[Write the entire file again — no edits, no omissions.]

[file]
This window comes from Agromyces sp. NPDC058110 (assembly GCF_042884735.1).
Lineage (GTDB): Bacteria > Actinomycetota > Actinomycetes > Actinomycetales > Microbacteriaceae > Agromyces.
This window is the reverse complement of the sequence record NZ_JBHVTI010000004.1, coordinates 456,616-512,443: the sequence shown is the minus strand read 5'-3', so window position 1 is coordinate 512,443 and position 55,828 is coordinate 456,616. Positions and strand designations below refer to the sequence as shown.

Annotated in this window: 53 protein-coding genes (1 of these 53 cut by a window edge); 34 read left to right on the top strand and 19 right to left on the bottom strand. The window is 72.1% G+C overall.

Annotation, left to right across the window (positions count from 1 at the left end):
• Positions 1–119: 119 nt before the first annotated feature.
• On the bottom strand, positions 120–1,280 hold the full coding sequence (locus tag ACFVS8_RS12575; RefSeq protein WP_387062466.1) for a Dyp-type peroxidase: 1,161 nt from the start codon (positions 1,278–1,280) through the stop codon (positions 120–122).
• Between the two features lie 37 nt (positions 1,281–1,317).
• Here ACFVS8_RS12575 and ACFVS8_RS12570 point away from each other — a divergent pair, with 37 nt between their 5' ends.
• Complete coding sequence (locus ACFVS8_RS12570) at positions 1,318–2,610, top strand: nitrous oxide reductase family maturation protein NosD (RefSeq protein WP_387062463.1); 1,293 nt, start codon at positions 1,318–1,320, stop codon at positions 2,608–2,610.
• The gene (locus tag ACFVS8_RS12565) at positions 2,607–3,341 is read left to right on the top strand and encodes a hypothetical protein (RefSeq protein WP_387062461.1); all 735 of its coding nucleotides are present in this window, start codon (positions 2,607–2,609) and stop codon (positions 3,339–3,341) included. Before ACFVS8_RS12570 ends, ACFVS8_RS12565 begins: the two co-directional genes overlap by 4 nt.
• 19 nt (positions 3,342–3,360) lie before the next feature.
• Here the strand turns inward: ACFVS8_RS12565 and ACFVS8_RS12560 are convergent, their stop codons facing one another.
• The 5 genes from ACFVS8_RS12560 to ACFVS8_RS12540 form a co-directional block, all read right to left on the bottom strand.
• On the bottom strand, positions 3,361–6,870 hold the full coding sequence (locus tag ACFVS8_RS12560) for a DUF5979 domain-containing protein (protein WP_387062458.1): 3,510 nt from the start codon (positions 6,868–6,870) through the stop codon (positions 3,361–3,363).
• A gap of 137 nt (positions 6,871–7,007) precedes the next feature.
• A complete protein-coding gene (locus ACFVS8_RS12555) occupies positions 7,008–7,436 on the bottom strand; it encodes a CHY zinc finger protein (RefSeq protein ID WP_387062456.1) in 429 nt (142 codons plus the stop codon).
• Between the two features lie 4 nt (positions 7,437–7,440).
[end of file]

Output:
This window comes from Agromyces sp. NPDC058110 (assembly GCF_042884735.1).
Lineage (GTDB): Bacteria > Actinomycetota > Actinomycetes > Actinomycetales > Microbacteriaceae > Agromyces.
This window is the reverse complement of the sequence record NZ_JBHVTI010000004.1, coordinates 456,616-512,443: the sequence shown is the minus strand read 5'-3', so window position 1 is coordinate 512,443 and position 55,828 is coordinate 456,616. Positions and strand designations below refer to the sequence as shown.

Annotated in this window: 53 protein-coding genes (1 of these 53 cut by a window edge); 34 read left to right on the top strand and 19 right to left on the bottom strand. The window is 72.1% G+C overall.

Annotation, left to right across the window (positions count from 1 at the left end):
• Positions 1–119: 119 nt before the first annotated feature.
• On the bottom strand, positions 120–1,280 hold the full coding sequence (locus tag ACFVS8_RS12575; RefSeq protein WP_387062466.1) for a Dyp-type peroxidase: 1,161 nt from the start codon (positions 1,278–1,280) through the stop codon (positions 120–122).
• Between the two features lie 37 nt (positions 1,281–1,317).
• Here ACFVS8_RS12575 and ACFVS8_RS12570 point away from each other — a divergent pair, with 37 nt between their 5' ends.
• Complete coding sequence (locus ACFVS8_RS12570) at positions 1,318–2,610, top strand: nitrous oxide reductase family maturation protein NosD (RefSeq protein WP_387062463.1); 1,293 nt, start codon at positions 1,318–1,320, stop codon at positions 2,608–2,610.
• The gene (locus tag ACFVS8_RS12565) at positions 2,607–3,341 is read left to right on the top strand and encodes a hypothetical protein (RefSeq protein WP_387062461.1); all 735 of its coding nucleotides are present in this window, start codon (positions 2,607–2,609) and stop codon (positions 3,339–3,341) included. Before ACFVS8_RS12570 ends, ACFVS8_RS12565 begins: the two co-directional genes overlap by 4 nt.
• 19 nt (positions 3,342–3,360) lie before the next feature.
• Here the strand turns inward: ACFVS8_RS12565 and ACFVS8_RS12560 are convergent, their stop codons facing one another.
• The 5 genes from ACFVS8_RS12560 to ACFVS8_RS12540 form a co-directional block, all read right to left on the bottom strand.
• On the bottom strand, positions 3,361–6,870 hold the full coding sequence (locus tag ACFVS8_RS12560) for a DUF5979 domain-containing protein (protein WP_387062458.1): 3,510 nt from the start codon (positions 6,868–6,870) through the stop codon (positions 3,361–3,363).
• A gap of 137 nt (positions 6,871–7,007) precedes the next feature.
• A complete protein-coding gene (locus ACFVS8_RS12555) occupies positions 7,008–7,436 on the bottom strand; it encodes a CHY zinc finger protein (RefSeq protein ID WP_387062456.1) in 429 nt (142 codons plus the stop codon).
• Between the two features lie 4 nt (positions 7,437–7,440).